by Steven Ertelt
January 30, 2005
Nashville, TN (LifeNews.com) — The fate of Choose Life license plates in Tennessee is still uncertain, even after the Supreme Court earlier this week chose not to get involved in a similar legal battle brewing in South Carolina.
A federal judge ruled in September that the state’s "Choose Life" specialty license plate is unconstitutional, but did not rule on the entire specialty plate system. The judge said lawmakers were wrong to sanction a pro-life license plate, but not one backing abortion.
Planned Parenthood and the ACLU filed a lawsuit against the plate saying the state was wrong to endorse the pro-life viewpoint while denying a plate supporting abortion.
Lawmakers twice voted down amendments to the Choose Life license plate bill that would have authorized the creation of a "pro-choice" plate.
Tennessee Right to Life appealed the judge’s ruling and a spokesman says the Supreme Court decision has no bearing on the outcome of the Tennessee legal battle.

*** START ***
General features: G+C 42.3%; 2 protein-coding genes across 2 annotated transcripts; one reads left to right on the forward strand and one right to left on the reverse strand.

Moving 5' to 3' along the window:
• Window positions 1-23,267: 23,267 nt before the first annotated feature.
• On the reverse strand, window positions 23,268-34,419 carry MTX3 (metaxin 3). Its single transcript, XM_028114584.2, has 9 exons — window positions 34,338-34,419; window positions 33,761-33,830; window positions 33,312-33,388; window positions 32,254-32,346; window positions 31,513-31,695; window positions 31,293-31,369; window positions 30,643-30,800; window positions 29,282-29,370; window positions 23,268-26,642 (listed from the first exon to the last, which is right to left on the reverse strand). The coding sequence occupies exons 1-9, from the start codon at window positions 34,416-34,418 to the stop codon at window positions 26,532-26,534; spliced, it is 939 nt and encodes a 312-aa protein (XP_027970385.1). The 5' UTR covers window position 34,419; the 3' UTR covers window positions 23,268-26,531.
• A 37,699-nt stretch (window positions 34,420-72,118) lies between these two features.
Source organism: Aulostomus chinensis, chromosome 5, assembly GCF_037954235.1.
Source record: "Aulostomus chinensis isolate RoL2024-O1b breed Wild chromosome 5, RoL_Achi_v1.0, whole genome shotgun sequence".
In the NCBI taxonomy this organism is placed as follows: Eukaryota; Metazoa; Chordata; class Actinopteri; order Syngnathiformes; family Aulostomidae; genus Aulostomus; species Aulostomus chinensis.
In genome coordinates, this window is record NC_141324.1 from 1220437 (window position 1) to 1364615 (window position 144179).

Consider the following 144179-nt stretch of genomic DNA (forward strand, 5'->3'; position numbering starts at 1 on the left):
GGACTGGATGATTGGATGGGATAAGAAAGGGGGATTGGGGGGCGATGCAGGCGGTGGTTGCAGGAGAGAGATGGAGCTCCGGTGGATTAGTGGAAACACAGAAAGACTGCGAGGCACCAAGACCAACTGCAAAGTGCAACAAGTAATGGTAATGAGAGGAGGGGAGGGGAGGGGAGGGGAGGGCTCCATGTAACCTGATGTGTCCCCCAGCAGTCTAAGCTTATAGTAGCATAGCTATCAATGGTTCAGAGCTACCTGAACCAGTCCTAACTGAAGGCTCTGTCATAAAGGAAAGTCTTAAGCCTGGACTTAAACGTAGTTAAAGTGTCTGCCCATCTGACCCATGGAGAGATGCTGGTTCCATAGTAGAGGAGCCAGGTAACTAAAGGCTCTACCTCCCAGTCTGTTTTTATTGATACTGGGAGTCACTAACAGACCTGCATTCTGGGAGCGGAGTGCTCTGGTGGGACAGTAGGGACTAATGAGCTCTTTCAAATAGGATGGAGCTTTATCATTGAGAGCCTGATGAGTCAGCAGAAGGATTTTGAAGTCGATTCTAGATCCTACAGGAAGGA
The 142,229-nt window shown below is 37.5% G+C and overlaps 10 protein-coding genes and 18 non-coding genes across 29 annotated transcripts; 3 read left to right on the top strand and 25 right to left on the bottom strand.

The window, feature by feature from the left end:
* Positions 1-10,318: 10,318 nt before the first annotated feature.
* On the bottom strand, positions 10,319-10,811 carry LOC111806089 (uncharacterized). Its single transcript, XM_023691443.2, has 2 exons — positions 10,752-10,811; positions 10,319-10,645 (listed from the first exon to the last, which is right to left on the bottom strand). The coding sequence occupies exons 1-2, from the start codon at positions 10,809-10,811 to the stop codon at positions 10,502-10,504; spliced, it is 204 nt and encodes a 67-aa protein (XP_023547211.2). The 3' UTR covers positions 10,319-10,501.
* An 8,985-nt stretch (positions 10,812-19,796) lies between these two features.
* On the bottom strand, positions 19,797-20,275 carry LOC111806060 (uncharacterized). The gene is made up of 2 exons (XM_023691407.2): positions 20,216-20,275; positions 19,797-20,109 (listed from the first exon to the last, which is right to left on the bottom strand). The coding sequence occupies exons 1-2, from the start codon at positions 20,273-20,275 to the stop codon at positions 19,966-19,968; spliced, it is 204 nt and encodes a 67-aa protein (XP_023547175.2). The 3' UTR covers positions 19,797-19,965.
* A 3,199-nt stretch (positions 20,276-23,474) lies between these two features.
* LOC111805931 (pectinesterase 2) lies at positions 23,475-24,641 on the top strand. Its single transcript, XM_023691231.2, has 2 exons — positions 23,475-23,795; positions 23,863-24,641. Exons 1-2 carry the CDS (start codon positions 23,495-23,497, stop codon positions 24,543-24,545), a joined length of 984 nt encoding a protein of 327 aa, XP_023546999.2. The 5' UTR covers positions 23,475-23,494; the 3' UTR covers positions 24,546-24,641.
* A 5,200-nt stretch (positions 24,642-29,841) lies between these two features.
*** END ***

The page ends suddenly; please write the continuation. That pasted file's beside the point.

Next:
"[The South Carolina case] doesn’t really impact our cause," Tennessee Right to Life president Brian Harris told the Nashville City Paper. "We’re continuing to go forward and hope the court will see the plates are constitutionally sound. … I don’t think you can read a whole lot into the fact that the [Supreme] court didn’t take the case."
Harris said he expected a federal appeals court to consider the Tennessee case in the next few months.
State ACLU executive director Hedy Weinberg agreed and told the Nashville paper that that the lawsuit is "still very much active."
According to state figures, 1,265 Choose Life plates have been sold since the plate first went on sale, though none of the plates have been made because of the lawsuit. Proceeds from sales of the plate benefit more than 50 pregnancy centers that help women in various pregnancy situations.
Gov. Phil Bredesen allowed the Choose Life plate legislation to become law without his signature.
The abortion advocates are suing to overturn the entire affinity license plate system, which could cost as much as $6.7 million in benefit for nonprofit groups that rely on income from sales of the plates.
To replenish those funds, Bredesen include additional funds in his budget for those groups affected by the lawsuit.
However, because the Choose Life plates haven’t yet been produced, any proceeds from plate sales won’t be reimbursed in Bredesen’s budget.
The Tennessee state legislature approved the plates by votes of 26-4 in the Senate and 80-14 in the House in 2003.
Related web sites:
Tennessee Right to Life – https://www.tnrtl.org